Gluten-Free Cooking For One

Celiac And The Single Girl, Or: How To Make Food That Does Not Suck For One Person {Although I Suppose You Could Feed Other People, Too}


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Quinoa pudding in the rice cooker!

You may sense a trend here.

I’m having a season of stomach problems, and frankly all I want is to eat things that make me happy.ย Rice pudding makes me happy. ๐Ÿ˜‰ ย However, when I posted my last rice pudding post, a friend who can’t eat rice asked me if it could be made with quinoa… so last night I tried it. I tried it in the rice cooker, because a couple of the quinoa pudding recipes I sought out used the words “bain marie”, and nothing makes me run faster than those two words. Shudder. I thought to myself, I bet it would work using the rice cooker, and so it did. Life is good, my friends. I BANNED THE BAIN MARIE!

It tastes good, although quinoa doesn’t soak up as much liquid as rice, so it was a little sloppier. However, I wanted to try the recipe with only one substitution, so I was prepared for that, and frankly, I don’t mind a bit. This morning it’s solidified and is properly “puddingy”.

If you’d like to make your own, follow the directions from the last post (linked above in the text) and just substitute 1 cup of well-rinsed quinoa. (In the interests of full disclosure, I did a typically crummy job of rinsing it, frankly: just swished it around in a colander lined with paper towel for a few rinses, then plopped it in the cooker. Just to be honest.) It doesn’t taste exactly the same as rice pudding, because the quinoa will contribute its own nutty taste (I often think of it as green), but it’s a very nice substitute if you’re looking to get more nutritional value out of your desserts or if you can’t eat rice.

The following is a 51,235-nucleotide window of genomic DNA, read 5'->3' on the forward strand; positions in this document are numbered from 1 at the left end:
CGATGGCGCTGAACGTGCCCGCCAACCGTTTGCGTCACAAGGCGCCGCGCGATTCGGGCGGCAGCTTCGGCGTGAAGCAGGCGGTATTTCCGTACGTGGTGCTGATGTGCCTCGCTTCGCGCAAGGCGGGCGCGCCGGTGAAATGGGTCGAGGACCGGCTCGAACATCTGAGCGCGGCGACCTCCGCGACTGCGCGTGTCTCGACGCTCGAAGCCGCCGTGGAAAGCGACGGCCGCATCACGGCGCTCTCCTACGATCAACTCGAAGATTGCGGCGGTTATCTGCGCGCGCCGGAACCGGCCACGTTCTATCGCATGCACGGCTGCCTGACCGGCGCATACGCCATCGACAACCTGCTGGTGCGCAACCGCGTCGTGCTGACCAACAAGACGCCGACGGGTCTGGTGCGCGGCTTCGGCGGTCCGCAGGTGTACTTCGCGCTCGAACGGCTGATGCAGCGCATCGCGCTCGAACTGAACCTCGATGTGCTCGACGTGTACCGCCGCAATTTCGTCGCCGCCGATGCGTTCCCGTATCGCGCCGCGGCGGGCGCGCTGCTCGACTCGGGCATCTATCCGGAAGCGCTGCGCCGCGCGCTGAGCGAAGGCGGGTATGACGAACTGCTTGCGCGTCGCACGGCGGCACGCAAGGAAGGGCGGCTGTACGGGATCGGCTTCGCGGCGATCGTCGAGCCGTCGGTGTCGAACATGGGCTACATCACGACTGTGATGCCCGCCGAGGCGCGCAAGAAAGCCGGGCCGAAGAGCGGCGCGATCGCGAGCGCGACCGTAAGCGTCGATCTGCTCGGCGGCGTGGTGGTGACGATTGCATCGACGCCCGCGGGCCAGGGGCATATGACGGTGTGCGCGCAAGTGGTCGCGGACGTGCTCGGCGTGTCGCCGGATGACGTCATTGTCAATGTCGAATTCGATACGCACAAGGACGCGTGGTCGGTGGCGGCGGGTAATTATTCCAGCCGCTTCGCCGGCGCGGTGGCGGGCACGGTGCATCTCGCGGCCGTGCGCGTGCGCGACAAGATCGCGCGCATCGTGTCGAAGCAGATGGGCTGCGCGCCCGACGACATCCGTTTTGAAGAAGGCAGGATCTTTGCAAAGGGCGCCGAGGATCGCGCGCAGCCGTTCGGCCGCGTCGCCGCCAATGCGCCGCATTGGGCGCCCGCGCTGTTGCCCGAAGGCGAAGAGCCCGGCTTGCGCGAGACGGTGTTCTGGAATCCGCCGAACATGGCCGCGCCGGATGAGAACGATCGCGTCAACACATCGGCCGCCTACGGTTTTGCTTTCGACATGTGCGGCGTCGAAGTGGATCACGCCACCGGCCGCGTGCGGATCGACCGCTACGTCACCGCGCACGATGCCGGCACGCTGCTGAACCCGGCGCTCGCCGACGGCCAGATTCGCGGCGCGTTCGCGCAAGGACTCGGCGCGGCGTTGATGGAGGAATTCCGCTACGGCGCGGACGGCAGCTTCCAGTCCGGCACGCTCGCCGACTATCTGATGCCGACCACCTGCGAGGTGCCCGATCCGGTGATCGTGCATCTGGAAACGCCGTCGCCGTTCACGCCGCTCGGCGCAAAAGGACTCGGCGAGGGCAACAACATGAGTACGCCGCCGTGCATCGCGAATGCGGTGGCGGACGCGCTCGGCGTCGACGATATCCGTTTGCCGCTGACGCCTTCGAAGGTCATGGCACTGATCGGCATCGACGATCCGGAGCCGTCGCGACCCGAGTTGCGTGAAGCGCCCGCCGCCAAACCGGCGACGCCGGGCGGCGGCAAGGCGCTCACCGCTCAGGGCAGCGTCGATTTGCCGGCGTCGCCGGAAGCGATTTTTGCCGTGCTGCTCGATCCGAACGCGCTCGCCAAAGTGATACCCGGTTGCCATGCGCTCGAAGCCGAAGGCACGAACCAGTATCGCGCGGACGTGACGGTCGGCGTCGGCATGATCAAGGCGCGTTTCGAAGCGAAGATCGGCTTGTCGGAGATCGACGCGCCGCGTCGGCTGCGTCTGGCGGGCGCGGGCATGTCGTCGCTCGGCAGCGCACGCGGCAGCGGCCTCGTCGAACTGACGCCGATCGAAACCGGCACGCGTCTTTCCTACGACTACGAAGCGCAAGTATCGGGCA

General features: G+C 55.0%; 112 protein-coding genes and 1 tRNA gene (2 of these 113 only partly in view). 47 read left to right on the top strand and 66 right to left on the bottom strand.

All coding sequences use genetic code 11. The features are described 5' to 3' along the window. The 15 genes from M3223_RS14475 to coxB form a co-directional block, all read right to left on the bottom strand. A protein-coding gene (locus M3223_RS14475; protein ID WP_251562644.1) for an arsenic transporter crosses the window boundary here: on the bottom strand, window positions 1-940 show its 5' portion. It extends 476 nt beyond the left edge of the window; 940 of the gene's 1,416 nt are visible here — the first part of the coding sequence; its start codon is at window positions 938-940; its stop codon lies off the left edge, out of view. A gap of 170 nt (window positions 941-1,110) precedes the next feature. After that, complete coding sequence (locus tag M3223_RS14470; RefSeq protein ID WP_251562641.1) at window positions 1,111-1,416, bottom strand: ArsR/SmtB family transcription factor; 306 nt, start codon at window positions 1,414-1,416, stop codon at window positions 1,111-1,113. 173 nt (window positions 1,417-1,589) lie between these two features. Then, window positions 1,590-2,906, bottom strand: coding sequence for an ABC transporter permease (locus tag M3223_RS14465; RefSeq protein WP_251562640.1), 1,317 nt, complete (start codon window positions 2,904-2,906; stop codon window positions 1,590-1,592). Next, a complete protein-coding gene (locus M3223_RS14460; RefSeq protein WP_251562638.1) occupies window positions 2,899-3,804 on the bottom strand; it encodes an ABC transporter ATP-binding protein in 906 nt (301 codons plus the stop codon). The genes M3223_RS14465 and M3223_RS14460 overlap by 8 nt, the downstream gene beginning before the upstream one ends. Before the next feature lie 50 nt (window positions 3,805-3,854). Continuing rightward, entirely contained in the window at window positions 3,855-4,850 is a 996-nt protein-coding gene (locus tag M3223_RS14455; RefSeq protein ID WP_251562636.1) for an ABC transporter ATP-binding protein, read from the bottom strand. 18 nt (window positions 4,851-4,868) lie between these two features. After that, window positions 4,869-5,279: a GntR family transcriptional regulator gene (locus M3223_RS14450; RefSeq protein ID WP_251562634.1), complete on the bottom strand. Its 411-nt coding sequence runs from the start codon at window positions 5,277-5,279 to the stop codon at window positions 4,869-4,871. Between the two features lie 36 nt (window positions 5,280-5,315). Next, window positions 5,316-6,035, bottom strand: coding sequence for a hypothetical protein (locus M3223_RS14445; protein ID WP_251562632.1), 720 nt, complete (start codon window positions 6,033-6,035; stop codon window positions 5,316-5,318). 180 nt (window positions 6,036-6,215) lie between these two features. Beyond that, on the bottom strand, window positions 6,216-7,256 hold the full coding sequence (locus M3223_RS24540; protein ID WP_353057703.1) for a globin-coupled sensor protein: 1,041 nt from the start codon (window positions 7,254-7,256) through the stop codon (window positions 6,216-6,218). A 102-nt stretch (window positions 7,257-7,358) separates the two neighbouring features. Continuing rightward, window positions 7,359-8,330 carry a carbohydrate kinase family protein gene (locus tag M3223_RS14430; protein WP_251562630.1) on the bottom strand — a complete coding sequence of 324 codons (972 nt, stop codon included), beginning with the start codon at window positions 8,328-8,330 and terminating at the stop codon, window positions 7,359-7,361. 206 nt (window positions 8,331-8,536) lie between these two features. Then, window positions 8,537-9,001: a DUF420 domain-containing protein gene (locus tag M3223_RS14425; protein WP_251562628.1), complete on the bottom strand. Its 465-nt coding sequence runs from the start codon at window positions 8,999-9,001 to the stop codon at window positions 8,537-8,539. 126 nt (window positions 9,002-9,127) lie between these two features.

Enjoy!

 

 

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Another variant of rice pudding

Because seriously, who ever gets enough rice pudding? Sometimes, you’re just sitting around in the evening, and you think: “screw it. I need some rice pudding. Stat.” But who wants to stand around in front of the stove for 20 minutes? Sometimes, OK, me. But not this evening. So I made the hinkiest, quickest, and yet still yummy version of rice pudding ever. Ready?

  1. I put 1 cup of rice (all I had was Basmati, although I prefer a short or medium grain) in the rice cooker, with 1 cup of coconut milk, 1 cup of water, and two tablespoons of butter. Put that sucker on to cook, and waited for it to be done.
  2. As soon as it was finished (so while still hot), I moved it over into a large bowl.
  3. I added another cup of liquids, this time almond milk/coconut milk mixed. (It’s what I had)
  4. Stirred in about 1/2 cup of brown sugar, added cinnamon and ground cardamom.
  5. Chopped in 3 dates.

BOOM. Rice pudding.

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What’s In The Oven: Baked Pears With Cinnamon Honey

I’ve started trying some recipes for the holiday season, and I happened to pick up two beautiful Bartlett pears (seriously. They taste like champagne. It’s kind of a shame to bake them) at the market the other day, so I looked up some pear recipes. I’m also trying to stay away from sugar when I can (without making myself feel denied), so this recipe fit the bill perfectly.
https://blog.myfitnesspal.com/baked-pears-with-cinnamon-honey/

I just peeled, cut up, and cored my pears, then added two small Gala apples I had sitting by just for good measure. Simmered the butter, honey, vanilla, and cinnamon on the stove as requested (for this I used cassia, not ceylon, because I have more of it) and added about a half teaspoon of ginger for good measure. I spooned the sauce over the fruit in a baking pan and put it in a 400 degree oven and it’s in there now. I’ll let you know how it comes out.